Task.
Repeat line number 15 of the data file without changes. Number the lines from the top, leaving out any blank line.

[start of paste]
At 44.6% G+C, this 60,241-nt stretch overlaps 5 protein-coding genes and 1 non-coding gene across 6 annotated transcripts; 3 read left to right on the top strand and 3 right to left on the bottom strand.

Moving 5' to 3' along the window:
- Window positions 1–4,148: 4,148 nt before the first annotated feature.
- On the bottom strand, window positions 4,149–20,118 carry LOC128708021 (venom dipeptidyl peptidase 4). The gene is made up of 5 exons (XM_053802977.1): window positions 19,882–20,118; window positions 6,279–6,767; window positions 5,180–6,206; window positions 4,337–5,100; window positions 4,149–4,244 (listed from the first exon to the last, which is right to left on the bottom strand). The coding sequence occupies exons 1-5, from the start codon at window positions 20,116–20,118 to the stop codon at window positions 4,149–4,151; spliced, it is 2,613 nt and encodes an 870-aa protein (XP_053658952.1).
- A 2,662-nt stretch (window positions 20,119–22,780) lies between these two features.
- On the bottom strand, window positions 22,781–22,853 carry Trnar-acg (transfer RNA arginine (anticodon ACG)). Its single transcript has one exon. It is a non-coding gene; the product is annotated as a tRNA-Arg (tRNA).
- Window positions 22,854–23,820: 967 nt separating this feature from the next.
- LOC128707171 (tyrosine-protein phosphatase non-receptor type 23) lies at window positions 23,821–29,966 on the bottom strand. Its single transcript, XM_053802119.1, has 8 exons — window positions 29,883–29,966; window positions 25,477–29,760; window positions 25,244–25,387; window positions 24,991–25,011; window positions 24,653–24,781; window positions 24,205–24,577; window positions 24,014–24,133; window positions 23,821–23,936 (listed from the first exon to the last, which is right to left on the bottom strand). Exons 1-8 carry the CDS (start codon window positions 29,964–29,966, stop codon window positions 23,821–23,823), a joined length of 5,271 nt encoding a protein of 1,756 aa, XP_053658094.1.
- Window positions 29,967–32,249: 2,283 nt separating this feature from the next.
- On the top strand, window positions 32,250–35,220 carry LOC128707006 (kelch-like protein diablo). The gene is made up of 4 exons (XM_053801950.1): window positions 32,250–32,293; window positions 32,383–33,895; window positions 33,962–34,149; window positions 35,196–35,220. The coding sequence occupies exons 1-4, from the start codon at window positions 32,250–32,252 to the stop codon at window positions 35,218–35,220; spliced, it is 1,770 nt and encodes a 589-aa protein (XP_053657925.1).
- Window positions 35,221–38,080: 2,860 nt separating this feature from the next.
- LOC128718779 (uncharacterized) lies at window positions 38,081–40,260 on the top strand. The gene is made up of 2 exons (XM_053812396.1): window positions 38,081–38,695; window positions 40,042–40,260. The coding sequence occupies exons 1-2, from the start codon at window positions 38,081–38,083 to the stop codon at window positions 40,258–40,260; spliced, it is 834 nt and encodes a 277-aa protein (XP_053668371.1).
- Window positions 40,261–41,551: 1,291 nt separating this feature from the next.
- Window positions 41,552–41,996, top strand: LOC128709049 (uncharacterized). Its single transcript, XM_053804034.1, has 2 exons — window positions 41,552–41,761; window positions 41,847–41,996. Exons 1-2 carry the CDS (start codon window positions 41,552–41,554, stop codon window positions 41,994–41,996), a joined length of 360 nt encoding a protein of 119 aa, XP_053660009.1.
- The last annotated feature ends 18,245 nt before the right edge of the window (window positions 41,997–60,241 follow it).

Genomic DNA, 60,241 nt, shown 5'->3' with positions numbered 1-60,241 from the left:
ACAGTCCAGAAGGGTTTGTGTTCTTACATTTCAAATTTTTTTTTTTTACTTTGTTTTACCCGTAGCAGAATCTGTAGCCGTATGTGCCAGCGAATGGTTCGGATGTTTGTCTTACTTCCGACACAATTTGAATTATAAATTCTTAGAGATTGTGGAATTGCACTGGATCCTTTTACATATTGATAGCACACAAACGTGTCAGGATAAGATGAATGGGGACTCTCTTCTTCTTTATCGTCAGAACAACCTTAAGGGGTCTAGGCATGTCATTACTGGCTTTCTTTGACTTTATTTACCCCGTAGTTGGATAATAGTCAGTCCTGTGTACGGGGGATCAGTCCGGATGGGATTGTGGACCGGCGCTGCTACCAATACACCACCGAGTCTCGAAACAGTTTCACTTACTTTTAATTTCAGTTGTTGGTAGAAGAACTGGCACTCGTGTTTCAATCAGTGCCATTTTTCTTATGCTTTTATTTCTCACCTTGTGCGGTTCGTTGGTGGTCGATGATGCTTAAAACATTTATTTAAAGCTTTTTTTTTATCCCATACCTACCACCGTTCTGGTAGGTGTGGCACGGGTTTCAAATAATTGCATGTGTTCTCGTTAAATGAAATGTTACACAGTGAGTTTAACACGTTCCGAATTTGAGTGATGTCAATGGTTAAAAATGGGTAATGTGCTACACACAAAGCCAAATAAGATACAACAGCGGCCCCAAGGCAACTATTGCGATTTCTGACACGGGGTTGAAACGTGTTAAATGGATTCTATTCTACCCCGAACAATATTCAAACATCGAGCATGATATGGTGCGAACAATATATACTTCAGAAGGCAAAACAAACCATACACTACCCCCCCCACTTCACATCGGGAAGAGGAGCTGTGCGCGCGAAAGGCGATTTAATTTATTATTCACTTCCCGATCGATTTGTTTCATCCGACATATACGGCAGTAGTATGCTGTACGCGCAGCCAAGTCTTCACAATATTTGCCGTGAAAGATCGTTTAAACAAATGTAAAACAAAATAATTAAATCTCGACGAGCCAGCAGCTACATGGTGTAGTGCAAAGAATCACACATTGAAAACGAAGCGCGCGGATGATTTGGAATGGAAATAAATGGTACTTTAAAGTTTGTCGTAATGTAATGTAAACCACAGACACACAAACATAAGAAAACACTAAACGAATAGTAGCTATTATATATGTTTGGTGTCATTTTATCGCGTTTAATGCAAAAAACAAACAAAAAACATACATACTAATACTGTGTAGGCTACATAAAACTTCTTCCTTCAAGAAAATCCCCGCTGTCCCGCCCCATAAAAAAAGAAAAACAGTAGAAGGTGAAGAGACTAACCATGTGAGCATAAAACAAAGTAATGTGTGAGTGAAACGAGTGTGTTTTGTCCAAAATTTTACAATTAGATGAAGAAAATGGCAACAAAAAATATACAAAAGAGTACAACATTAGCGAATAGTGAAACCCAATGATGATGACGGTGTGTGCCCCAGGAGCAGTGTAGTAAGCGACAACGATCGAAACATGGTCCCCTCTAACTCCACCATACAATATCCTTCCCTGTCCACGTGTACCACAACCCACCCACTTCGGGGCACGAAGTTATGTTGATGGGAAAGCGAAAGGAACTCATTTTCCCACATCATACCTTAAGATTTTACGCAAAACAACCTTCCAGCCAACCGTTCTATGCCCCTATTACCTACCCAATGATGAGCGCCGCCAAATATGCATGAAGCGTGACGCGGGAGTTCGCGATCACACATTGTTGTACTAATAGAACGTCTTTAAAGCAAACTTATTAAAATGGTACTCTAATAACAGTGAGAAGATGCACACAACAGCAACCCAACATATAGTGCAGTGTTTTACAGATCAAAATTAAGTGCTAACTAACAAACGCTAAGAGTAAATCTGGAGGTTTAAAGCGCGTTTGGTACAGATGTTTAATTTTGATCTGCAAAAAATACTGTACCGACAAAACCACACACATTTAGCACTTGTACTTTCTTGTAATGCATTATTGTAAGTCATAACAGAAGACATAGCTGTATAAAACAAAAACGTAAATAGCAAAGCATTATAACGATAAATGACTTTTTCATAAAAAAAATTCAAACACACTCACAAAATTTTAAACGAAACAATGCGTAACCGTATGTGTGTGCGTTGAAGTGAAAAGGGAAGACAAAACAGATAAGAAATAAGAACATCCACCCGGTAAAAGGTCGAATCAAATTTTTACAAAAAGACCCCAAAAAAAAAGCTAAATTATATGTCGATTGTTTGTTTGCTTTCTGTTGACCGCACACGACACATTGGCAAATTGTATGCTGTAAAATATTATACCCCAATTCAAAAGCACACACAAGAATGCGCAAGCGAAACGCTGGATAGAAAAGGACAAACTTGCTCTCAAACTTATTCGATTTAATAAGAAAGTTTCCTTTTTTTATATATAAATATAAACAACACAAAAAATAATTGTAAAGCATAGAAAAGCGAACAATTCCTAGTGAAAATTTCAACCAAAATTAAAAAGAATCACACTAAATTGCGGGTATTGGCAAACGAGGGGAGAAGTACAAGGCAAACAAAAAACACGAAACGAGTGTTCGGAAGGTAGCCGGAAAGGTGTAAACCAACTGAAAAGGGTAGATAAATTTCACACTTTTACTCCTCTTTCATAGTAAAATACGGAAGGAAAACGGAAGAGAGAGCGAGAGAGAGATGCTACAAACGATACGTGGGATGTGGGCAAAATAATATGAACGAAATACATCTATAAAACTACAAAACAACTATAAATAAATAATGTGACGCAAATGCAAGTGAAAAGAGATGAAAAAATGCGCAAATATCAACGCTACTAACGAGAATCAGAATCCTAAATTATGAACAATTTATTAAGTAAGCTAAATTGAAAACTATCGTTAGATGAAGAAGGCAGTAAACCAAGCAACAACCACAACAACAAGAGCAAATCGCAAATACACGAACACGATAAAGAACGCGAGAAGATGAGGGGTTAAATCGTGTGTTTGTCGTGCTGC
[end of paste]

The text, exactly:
- The last annotated feature ends 18,245 nt before the right edge of the window (window positions 41,997–60,241 follow it).